However, the government warned of legal action against anyone involved in relocating children in the aftermath of the earthquake. Addressing the press, the officials said no one will be spared, if they are found guilty of relocating children by tempting them of education opportunity and better life.
“If any individual or an organisation tries to relocate children from one place to another, separating them from their family without permission from the government, they will be brought to book,” said chairperson of the board Dilli Ram Rimal.
According to the UNICEF and Child Welfare Board some 2,277 children died and 1,268 children injured in the earthquakes in 14 most affected districts, whereas police rescued some 49 children from Dhading district and two from Kavre district after the earthquake. “Some 48 children from Dhading and two from Kavre were reunited with their families,” it said, adding that some 82 children lost their both parents while 427 others lost one of their parents in the quakes.
Fearing gross violation of child rights, trafficking, forced labour and abuses in the aftermath of the natural disasters, the board had earlier too issued a notice stating that no one will be allowed to relocate children from one district to another without prior permission from District Child Welfare Board.
Many a people and organisations have been trying to relocate children from the earthquake worst-hit districts by promising parents and children of good food, education, shelter and other facilities, but their hidden intention could be different, Rimal said, adding that the government has also stopped registration of new children’s homes and inter-country child adoption until further notice.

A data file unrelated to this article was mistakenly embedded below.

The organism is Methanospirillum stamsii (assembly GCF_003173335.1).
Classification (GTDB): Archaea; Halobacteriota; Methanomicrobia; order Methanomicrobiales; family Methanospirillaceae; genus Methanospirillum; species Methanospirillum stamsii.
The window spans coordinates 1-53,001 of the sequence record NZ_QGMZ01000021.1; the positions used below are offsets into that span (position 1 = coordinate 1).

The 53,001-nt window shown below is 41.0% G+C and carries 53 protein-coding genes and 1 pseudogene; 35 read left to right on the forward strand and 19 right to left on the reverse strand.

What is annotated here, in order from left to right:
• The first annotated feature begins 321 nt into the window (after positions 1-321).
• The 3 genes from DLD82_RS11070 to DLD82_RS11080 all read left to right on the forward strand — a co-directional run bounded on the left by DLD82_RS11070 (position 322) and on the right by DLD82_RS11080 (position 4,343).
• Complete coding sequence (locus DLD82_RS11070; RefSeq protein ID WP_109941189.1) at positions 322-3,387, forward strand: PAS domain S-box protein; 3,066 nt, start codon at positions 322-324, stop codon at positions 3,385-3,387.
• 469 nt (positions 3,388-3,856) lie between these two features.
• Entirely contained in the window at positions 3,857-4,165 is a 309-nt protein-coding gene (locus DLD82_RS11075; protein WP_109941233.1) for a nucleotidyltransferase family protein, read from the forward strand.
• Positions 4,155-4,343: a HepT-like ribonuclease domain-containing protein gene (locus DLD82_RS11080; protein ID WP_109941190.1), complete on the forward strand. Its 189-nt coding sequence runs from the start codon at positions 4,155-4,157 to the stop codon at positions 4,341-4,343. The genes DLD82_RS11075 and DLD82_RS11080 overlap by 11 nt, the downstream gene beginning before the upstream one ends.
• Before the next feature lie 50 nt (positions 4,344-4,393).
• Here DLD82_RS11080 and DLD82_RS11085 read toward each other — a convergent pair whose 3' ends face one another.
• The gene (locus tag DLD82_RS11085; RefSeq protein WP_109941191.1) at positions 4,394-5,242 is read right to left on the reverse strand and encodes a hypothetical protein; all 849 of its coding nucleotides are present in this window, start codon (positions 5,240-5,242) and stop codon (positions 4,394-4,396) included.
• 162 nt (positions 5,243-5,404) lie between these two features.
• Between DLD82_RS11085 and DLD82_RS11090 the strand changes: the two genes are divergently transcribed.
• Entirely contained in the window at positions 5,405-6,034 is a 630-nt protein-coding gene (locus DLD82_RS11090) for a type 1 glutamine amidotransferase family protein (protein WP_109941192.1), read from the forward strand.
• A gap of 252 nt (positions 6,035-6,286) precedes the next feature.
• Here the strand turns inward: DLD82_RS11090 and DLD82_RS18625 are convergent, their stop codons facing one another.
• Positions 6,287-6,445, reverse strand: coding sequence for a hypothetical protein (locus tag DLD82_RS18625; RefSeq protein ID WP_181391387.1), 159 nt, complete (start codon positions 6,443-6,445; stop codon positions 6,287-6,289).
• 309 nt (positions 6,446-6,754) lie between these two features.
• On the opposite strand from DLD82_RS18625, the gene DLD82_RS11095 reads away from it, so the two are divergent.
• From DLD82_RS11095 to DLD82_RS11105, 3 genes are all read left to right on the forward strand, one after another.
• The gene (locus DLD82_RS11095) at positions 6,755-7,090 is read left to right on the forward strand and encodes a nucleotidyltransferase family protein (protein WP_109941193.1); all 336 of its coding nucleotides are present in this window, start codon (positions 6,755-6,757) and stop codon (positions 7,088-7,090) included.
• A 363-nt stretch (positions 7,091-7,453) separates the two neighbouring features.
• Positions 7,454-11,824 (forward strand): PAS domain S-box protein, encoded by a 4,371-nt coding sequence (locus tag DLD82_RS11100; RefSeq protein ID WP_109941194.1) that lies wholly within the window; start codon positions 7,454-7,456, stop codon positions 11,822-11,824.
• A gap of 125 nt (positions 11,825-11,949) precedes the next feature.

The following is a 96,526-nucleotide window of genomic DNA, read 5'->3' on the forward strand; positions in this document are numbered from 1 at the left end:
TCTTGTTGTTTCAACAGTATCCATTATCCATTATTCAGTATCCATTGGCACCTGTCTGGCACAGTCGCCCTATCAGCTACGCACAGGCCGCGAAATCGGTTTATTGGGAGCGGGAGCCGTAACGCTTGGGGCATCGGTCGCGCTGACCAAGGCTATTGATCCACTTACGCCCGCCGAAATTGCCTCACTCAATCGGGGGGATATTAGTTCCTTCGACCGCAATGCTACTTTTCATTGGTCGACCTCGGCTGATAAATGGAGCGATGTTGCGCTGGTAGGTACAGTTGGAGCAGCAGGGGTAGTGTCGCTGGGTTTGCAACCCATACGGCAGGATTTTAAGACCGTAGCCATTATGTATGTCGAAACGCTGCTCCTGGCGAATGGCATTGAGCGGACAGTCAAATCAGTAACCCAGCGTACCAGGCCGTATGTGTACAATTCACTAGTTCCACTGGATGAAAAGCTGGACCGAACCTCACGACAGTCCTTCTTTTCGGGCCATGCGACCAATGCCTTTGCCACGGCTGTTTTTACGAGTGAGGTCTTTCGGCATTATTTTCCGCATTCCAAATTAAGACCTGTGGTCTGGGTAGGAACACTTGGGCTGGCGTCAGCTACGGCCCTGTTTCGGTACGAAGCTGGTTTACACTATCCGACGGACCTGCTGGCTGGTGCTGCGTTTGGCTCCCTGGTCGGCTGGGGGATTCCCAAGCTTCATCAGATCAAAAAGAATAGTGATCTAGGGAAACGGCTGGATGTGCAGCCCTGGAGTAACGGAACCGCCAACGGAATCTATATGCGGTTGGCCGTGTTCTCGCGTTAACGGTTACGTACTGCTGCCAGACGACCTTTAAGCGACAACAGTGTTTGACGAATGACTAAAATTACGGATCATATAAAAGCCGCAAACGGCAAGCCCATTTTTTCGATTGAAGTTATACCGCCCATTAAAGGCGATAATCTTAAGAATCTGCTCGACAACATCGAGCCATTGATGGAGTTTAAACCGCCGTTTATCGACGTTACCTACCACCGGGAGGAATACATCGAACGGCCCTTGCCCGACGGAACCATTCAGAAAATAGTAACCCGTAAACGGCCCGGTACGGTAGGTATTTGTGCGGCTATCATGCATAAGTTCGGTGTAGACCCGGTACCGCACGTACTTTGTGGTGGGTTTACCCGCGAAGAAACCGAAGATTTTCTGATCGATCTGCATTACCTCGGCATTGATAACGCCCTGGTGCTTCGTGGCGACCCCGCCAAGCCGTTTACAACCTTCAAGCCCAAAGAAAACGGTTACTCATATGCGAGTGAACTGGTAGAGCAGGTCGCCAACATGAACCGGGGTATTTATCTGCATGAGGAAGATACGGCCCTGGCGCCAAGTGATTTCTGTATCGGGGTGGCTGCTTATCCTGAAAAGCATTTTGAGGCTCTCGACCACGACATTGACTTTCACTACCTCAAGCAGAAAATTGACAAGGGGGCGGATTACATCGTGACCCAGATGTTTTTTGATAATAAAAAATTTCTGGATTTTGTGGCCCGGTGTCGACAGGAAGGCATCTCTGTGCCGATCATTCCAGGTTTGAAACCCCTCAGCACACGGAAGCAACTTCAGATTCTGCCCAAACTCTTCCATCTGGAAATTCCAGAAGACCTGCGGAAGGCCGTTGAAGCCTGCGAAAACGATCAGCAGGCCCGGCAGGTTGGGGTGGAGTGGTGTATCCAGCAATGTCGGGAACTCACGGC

According to executive director of the board Tarak Dhital, some 82 children lost their both parents while 427 lost one of the parents in the earthquake.
There are already 600 children’s homes registered in the country and it is enough to adjust the children orphaned by the earthquake,” he said, emphasising on the need to reintegrate the children orphaned by the earthquake with their community and relatives, instead of shifting them to a new orphanage.
The children are already traumatised by the earthquakes and loss of their parents. “If they are taken to an unknown place with strangers in such situation, the level of trauma would only increase, he added. “Therefore, family reunion or support to family to nurture such children will be more fruitful instead of keeping them in the orphanages, which should be the last option.”
Speaking at the programme, UNICEF Nepal representative Tamoo Hozumi warned that there has been a substantial increase in the cases of violence of women and children immediately after earthquake. “There is a surge in the cases of children and women trafficking due to various reasons like poverty, lack of resources, ignorance and others that are allowing traffickers to identify the most vulnerable children and women for trafficking and other purposes,” he added.
According to police data, incidents of human trafficking have increased by 50 per cent after the quakes. The law enforcement agency registered as many as 15 cases of human trafficking during the period of mid-April to mid-May, after the devastating earthquake on April 25, compared to 10 cases between mid-March and mid-April.
Police also informed that cases of trafficking in women and girls have surged after the earthquake. “We have increased vigilance in earthquake-affected areas, makeshift camps, transportation system and border areas to curb the crime,” police officials said, they have been thoroughly monitoring ‘rescue and rehabilitation’ process to check the trafficking.